Currently, only Goa and Sikkim allow casinos.
The Maharashtra government will soon decide whether to allow casinos to function in the state.
The government has already received two proposals assuring over Rs 1,000 crore (Rs 10 billion) a year to the exchequer if it operationalises a 1976-legislation to make offshore casinos legal.
Currently, only Goa and Sikkim allow casinos.
The Maharashtra Tourism Development Corporation has now taken the initiative to push the proposal down government channels, citing huge potential boosts to tourism and substantial revenue generation.
The initial proposal envisages a Goa-like model of offshore casinos on yachts, only accessible to foreigners and run by the state government.
The proposal also contemplates eventually allowing citizens to avail of the facilities, as well as privatisation of the entities if the venture proves successful.
The present legislative framework on betting and gambling in India is sketchy, at best.
According to the Constitution, legislatures of the states are empowered to frame laws on the subject.
The Public Gambling Act, 1867, has been adopted by certain states. Others have framed their own. Lotteries, on the other hand, are within the purview of the central government and have been specifically excluded from gambling rules.
The current judicial perspective on what constitutes gambling is also yet to be settled for each individual circumstance.
In 1968, the Supreme Court in State of Andhra Pradesh Vs K Satyanarayana & Ors had differentiated gambling activities of ‘mere chance’ from non-gambling activities of ‘mere skill’.
The court, in that particular case, was evaluating the card game of rummy and opined that this did not constitute gambling, as it involved a significant preponderance of skill.
At present, no other game apart from rummy has been tested against the principle of skill versus chance.
The legal position of other such games is still uncertain. Even the Supreme Court judgment has been subject to varying interpretations.
In fact, the Madras High Court had in 2012 interpreted the Satyanarayana judgment differently, and adjudicated that playing rummy with stakes would constitute gambling.
The issue once again reached the Supreme Court. But, before the court could adjudicate conclusively, the petitioners sought permission to withdraw the original petition, which was accepted.
The Supreme Court observed that as the petition had been withdrawn, the observations made by the high court would not survive.
The sequence of affairs, though, renders the position of law relating to skilled-based games still uncertain.
In Maharashtra, the relevant statute is the Maharashtra Prevention of Gambling Act, 1887, modelled after the central legislation.
The state Act faces widespread criticism due to its outdated nature and colonial vestige.
The Act prohibits the formation of common gaming houses (which includes houses on vessels) and makes betting and wagering (except on horse and dog racing) in such houses illegal.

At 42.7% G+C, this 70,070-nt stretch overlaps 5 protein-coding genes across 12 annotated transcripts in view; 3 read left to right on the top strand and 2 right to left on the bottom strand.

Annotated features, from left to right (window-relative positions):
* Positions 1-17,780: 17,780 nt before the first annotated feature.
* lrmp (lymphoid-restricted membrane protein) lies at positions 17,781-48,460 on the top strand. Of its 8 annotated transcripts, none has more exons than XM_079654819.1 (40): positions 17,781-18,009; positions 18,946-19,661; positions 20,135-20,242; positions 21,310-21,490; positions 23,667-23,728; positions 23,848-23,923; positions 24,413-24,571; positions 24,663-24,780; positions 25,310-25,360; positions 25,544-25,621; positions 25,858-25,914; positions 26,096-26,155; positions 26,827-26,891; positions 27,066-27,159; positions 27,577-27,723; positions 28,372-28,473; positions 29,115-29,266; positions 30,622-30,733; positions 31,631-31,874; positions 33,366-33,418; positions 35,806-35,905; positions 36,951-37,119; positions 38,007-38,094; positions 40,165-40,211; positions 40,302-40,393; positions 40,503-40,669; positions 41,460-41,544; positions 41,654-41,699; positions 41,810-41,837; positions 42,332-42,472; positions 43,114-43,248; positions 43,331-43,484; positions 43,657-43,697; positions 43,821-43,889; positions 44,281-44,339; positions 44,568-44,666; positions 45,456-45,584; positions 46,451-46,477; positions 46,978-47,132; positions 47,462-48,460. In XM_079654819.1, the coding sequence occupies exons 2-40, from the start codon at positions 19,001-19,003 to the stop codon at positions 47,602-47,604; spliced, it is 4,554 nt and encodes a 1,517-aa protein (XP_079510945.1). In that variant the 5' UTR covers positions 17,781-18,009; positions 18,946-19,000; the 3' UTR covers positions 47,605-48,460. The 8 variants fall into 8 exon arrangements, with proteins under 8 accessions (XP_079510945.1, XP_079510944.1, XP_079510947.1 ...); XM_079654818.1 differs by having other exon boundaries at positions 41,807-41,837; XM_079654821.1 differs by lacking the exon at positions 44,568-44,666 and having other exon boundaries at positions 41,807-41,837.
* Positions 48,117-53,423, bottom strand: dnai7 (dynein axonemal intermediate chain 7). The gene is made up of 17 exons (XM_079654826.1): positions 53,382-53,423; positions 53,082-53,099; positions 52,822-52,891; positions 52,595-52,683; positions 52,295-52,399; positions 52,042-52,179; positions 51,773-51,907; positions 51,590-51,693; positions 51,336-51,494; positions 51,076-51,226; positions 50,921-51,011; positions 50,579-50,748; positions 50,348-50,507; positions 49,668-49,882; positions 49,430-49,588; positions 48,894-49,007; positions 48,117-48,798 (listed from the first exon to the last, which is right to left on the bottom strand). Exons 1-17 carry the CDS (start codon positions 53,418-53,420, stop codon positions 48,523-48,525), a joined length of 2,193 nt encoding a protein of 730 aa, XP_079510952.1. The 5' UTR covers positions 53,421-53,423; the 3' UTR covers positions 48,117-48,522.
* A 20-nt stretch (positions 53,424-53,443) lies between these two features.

The Act punishes formation of illegal gaming houses with imprisonment up to two years and penalises those found in illegal gaming houses with imprisonment of up to six months, in addition to fines in both cases.
Further, the Act does not even require the prosecuting authority to prove the alleged gaming was for monetary gain.
There is also ambiguity and uncertainty of its application to most casino-based games.
To clarify, the state government passed the Maharashtra Casinos (Control and Tax) Act, 1976, that received the governor’s assent the same year but has never been notified.
The Act contemplates a licensing regime for casinos and attempts to exempt casino games (both skill and chance-based) from the application of the Maharashtra Prevention of Gambling Act.
“The legislature had passed the Act legalising casinos in 1976 but the government never implemented it. Now, the Bombay High Court has directed the government to take a decision,” says Gowree Gokhale, partner, Nishith Desai Associates, Mumbai.
The Bombay HC, while hearing a petition last year on the delay in notifying the Casinos Act, directed the government to take a stand on the issue within six months.
Jay Sayta, a researcher in gambling laws and founder of GLaws.in, a gaming laws web portal, says, “There are only three options before the state government -- one, frame policies and enforce the law; two, study what other states are doing with regard to legalising gambling, or three, repeal the Act through the legislative route.”
The MTDC proposal comes in the backdrop of these events.
The six-month time limit allowed by the court lapsed on April 9 without any decision being made, though there have been considerable deliberations by all the relevant departments.
The gambling market in India is estimated to be worth $60 billion per year, according to a KPMG report, a large portion of which is said to be in Maharashtra alone and operates illegally.
Development of casino infrastructure and an effective gambling regulation scheme has potential for large-scale revenue generation, while simultaneously curtailing the movement of black money and controlling criminal and underworld networks that operate in an unregulated industry.
“From revenue and tourism perspectives, the state will benefit if the Act is implemented.
"If the government can balance out the perceived ill effects of gambling and benefits to revenue and tourism, then that will be a win-win situation,” says Gokhale.
Considering the situation, there is an urgent need for the Maharashtra government to come up with a concrete decision on the four-decade issue of legalising casinos in the region. Any move to legalise casinos is unlikely to be smooth, with certain sections in the administrative machinery at loggerheads over the proposal.
A SNAPSHOT OF CENTRAL & STATE GAMBLING LAWS
Goa, Daman and Diu